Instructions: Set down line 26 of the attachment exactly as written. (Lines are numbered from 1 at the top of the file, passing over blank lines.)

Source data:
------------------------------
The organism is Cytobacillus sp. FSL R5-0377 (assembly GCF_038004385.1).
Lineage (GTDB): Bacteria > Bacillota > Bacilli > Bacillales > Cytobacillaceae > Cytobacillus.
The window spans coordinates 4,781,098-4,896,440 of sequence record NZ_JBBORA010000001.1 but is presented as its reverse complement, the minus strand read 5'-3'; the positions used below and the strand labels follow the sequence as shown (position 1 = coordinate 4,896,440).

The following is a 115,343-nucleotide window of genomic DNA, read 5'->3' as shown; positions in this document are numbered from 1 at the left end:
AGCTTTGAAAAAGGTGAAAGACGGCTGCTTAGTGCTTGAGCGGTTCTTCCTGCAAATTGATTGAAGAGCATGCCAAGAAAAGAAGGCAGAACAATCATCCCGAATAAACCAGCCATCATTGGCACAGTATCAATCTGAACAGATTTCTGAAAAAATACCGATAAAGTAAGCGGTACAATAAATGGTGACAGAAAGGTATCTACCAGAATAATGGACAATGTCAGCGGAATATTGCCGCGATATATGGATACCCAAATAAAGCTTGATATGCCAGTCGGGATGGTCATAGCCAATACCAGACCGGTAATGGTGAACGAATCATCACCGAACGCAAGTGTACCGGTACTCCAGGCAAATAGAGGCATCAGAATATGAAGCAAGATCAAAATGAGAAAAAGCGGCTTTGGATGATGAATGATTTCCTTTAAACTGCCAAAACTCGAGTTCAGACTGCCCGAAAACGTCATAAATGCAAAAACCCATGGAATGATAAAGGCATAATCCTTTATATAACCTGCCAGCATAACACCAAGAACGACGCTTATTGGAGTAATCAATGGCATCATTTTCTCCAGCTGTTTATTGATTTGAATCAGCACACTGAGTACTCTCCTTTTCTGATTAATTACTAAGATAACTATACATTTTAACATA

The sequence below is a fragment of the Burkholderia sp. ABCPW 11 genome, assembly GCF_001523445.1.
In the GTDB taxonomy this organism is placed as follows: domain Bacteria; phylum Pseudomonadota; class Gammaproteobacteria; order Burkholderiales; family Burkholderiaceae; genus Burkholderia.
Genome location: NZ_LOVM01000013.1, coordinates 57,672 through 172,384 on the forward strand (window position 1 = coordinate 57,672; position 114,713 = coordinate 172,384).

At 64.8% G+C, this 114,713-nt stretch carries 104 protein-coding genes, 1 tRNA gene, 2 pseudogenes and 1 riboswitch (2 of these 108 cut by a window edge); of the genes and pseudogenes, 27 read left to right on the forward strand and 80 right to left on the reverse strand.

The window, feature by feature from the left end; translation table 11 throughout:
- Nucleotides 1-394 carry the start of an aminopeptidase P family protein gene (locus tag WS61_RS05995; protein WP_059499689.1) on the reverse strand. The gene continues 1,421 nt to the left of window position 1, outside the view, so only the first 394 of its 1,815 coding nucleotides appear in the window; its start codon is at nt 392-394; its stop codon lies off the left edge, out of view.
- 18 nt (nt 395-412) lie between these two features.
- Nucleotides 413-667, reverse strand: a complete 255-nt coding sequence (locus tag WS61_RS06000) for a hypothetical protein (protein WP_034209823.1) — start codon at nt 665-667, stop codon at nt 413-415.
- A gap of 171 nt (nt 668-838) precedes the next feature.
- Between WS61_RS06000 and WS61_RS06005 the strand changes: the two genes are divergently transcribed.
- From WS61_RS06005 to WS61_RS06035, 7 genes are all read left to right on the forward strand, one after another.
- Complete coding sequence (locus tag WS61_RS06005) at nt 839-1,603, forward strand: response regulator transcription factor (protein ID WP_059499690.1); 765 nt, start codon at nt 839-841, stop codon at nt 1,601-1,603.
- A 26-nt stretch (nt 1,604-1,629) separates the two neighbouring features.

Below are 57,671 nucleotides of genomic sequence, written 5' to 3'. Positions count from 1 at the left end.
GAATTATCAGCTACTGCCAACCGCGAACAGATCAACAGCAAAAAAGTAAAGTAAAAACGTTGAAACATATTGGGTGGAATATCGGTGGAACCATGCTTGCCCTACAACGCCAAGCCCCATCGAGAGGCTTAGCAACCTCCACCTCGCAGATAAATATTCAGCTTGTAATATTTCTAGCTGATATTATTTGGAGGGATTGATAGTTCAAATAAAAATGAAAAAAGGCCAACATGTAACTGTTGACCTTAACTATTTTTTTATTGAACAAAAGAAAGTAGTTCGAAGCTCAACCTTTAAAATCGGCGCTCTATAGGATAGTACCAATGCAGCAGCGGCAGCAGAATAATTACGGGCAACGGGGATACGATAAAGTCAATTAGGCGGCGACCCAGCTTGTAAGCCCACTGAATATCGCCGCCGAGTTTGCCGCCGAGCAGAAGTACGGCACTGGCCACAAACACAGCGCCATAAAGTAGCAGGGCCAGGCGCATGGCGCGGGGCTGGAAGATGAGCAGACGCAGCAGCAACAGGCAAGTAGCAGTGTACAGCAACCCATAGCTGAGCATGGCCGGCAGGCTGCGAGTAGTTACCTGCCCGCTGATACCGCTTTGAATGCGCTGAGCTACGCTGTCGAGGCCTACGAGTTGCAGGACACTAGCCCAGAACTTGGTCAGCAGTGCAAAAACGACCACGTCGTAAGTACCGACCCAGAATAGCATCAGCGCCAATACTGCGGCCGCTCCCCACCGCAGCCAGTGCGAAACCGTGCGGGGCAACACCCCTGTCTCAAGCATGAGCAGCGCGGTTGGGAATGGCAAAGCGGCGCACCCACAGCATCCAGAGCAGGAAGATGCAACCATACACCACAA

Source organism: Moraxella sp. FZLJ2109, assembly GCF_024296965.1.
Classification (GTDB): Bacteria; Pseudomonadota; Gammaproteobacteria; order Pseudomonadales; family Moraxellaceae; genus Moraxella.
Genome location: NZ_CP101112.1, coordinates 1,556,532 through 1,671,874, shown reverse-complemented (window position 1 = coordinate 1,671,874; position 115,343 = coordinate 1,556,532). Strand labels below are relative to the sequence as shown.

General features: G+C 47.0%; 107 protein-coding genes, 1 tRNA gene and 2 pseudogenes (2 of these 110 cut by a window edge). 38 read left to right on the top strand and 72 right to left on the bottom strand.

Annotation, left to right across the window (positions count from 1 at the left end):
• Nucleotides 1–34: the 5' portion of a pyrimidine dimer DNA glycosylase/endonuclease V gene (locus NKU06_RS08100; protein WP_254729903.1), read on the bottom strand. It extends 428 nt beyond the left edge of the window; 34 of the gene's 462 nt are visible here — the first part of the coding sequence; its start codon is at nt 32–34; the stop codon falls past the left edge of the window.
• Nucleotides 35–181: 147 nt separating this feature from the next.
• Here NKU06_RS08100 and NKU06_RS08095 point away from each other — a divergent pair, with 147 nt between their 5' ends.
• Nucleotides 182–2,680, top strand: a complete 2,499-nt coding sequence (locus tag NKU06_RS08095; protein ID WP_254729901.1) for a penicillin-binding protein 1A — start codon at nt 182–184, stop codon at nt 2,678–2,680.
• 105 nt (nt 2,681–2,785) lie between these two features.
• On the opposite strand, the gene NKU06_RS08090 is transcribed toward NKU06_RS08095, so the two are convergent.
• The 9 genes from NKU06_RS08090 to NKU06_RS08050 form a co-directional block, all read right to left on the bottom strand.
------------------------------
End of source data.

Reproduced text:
• Nucleotides 1–34: the 5' portion of a pyrimidine dimer DNA glycosylase/endonuclease V gene (locus NKU06_RS08100; protein WP_254729903.1), read on the bottom strand. It extends 428 nt beyond the left edge of the window; 34 of the gene's 462 nt are visible here — the first part of the coding sequence; its start codon is at nt 32–34; the stop codon falls past the left edge of the window.